GNOME user interface for Linux.You can find the project, called Mono, at
http://www.go-mono.net.The group is developing a C# language compiler, along with
the .NET Common Language Runtime.Work has also begun on the Base Class
Library.The release of the first usable Project Mono code is planned for the end
of 2001.
Automatic Memory Management
The mere mention of a memory leak problem brings forth images of endless
hours of debugging for developers who’ve come from a development environment
that did not offer automatic memory management. Even for those fortunate
enough to work with this in some form have likely spent some time trying
to hunt down obscure bugs caused by tricky code that circumvented the resource
management methodology.
Developers coming from Visual Basic or COM backgrounds are familiar with
the reference counting technique.This technique recovers the memory used by
an object when no other object has a reference to it, essentially when it’s no
longer needed. Although this sounds perfect in theory, in practice it has a few
problems. One of the most common is a circular reference problem where one
object contains a reference to another object which itself contains a reference
back to the first object.When the memory manager looks for objects that are not
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in use, these objects will always have a reference count greater than zero, so unless
they are implicitly deconstructed, their memory may never be recovered.
For a C or C++ programmer—accustomed to ensuring that objects are
properly destroyed, essentially managing memory on their own—this sounds perfectly
normal, and a good reason for not trusting anyone else to take care of
managing resources. However, in the .NET environment,Microsoft is striving to
make developing software easier. Later in this chapter, we cover a how .NET
garbage collection works, and the improvements that have been made over strict
reference counting or manual memory management approaches.
Versioning Support
Anyone who doesn’t understand the phrase “DLL Hell” hasn’t been developing
(or at least supporting) software for Windows very long. For the uninitiated,
you’ll find yourself in DLL Hell someday when a customer installs a software
package that uses one of the same DLLs as your application. However, your application
used version 1.0 of this DLL, and the new software replaces it with version
1.1.We developers all always make sure everything is 100% backwards-compatible,
right? The new DLL makes your application exhibit some strange problem
or perhaps just stop working altogether. After a lot of investigation, you figure out
what the offending DLL is and have the customer replace the new one with the
version that works with your software. Now their new software doesn’t work…
welcome to DLL Hell. Many developers resort to simply installing every DLL
their application requires in the application directory so that it will be found first
when the application loads the libraries.This defeats the purpose of shared
libraries, but it is one way around the problem.
COM was going to change this; one of its primary tenants was that you never
changed a methods interface you simply add new methods. Unfortunately, software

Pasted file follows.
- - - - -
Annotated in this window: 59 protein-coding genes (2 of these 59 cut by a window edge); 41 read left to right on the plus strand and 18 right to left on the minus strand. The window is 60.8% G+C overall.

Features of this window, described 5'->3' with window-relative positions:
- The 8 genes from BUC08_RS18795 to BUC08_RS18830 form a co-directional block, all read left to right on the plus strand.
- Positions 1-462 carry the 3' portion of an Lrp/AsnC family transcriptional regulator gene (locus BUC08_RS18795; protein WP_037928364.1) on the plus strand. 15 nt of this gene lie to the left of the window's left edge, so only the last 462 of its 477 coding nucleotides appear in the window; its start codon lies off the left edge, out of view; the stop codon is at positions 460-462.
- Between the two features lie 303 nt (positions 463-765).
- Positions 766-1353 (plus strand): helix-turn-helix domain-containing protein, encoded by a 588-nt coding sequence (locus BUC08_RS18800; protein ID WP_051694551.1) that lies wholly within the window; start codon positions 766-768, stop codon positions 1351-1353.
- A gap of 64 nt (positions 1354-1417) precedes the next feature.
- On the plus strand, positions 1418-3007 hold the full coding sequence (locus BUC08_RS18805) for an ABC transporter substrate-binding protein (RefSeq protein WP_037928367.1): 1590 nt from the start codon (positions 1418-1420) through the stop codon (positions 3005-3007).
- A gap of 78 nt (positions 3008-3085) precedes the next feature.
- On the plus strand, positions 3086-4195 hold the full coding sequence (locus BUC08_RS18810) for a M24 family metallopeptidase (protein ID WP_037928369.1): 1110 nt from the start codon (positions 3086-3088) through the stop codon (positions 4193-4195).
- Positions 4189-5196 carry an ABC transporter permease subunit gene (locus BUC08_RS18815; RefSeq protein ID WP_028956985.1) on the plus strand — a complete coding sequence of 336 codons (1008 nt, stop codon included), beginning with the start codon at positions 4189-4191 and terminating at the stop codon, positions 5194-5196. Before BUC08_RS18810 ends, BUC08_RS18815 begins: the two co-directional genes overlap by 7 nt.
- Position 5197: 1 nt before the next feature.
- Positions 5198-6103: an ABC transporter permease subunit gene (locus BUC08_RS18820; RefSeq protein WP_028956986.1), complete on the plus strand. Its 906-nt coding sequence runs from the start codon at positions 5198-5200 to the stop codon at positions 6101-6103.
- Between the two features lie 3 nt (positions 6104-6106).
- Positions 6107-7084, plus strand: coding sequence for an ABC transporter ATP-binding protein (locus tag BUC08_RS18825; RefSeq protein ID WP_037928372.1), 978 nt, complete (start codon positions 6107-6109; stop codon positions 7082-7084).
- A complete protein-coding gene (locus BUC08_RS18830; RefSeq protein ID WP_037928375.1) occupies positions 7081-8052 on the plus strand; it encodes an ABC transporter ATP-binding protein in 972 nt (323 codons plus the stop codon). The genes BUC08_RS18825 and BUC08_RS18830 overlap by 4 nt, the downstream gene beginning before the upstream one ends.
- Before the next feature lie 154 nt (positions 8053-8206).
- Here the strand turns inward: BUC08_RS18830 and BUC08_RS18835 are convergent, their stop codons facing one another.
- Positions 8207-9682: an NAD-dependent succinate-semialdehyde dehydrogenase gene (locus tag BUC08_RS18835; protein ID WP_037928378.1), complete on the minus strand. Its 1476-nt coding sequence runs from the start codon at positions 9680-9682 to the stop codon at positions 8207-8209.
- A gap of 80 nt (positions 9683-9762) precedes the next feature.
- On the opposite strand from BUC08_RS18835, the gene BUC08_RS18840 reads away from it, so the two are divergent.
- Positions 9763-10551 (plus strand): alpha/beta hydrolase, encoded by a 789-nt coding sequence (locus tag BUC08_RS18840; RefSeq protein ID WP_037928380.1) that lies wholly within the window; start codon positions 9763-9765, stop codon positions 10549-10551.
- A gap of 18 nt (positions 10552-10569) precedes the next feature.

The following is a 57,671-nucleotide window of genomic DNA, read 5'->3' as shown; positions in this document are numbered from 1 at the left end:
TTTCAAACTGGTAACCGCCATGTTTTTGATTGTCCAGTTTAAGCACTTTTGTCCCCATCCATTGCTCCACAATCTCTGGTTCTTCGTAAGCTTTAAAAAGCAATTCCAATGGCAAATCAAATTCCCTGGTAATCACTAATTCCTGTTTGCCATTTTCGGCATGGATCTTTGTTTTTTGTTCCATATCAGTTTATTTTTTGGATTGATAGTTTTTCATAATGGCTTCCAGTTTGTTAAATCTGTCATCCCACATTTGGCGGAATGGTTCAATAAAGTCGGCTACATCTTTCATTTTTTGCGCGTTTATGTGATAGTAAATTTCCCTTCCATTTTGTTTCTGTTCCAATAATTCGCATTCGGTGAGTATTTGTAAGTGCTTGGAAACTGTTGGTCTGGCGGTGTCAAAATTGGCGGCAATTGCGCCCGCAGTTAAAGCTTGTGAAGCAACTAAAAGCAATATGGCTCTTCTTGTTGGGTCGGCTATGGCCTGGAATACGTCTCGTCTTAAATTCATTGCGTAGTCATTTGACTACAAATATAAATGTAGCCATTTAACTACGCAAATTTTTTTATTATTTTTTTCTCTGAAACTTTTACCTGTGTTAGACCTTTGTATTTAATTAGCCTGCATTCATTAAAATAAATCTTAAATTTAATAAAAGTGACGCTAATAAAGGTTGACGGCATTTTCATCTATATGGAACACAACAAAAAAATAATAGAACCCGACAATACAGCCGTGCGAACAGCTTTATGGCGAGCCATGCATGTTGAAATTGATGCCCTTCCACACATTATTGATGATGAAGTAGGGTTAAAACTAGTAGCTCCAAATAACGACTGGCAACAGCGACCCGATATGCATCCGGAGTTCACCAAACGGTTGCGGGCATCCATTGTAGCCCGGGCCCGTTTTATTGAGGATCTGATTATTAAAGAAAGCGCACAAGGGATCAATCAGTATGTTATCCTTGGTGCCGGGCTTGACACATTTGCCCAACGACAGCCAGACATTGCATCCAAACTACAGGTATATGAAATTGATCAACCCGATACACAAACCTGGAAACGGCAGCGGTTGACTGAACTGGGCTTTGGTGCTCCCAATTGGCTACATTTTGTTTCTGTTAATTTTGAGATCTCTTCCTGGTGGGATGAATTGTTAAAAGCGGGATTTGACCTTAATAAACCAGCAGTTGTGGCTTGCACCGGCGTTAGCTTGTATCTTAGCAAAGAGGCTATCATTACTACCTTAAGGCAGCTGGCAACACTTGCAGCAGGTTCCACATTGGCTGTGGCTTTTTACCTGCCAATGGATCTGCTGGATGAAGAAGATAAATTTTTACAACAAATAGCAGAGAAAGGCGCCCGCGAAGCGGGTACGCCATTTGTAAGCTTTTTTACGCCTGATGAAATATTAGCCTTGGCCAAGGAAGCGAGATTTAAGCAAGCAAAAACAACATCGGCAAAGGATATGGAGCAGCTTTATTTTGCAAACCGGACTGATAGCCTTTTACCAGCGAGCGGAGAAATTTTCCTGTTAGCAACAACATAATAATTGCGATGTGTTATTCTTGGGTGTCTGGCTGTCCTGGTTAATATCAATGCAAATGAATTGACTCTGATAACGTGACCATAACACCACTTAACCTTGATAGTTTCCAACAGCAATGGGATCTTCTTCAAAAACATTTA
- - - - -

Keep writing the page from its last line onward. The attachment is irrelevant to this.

developers are frequently perfectionists, and leaving a “broken” function alone just
chafes some people. Problem is, changing a components interface once it’s in use
can have adverse affects on the client software that expected the old behavior.
Because COM objects are loaded using information in the Registry, simply placing
the DLL or control in the application directory doesn’t work for this problem.
The .NET architecture now separates application components so that an
application always loads the components with which it was built and tested. If the
application runs after installation, the application should always run.This is done
with assemblies, which are .NET-packaged components. Although current DLLs
and COM objects do contain version information, the OS does not use this
information for any real purpose.Assemblies contain version information that the
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Introducing the Microsoft .NET Platform • Chapter 1 9
.NET Common Language Runtime uses to ensure that an application will load
the components it was built with.We cover more of the specifics of how assemblies
and versioning works later in the chapter.
Support for Open Standards
In today’s world, not every device you may want to work with is going to be
running a Microsoft OS or using an Intel CPU. Realizing this, the architects of
.NET are relying on XML and its most visible descendant, SOAP, an emerging
standard for sending messages across the Internet that activates programs or applications
regardless of their underlying infrastructure. SOAP will provide the means
for disparate systems to exchange information easily, but even more, SOAP allows
you to invoke methods on remote systems and return the results. Because SOAP
is a simple text-based protocol similar to HTTP, it can easily pass through firewalls,
unlike DCOM or CORBA objects.
Other standards employed by the .NET platform include Universal
Description, Discovery, and Integration (UDDI), a directory of companies and
their XML interfaces and the Web Services Description Language (WSDL),
which describes what a piece of application code can do. By basing much of
.NET on open standards and by submitting the proposed draft standards for C#
and the .NET Common Language Infrastructure to ECMA, an international
standards organization, Microsoft hopes to see its version of the future of software
adopted beyond its own domain.
Easy Deployment
Today, developing installations for Windows-based applications can be incredibly
difficult, to the point that most companies use third party tools for developing
their installation programs, and even then it’s not pleasant.There are usually a
large number of files to be installed in several directories, various Registry settings,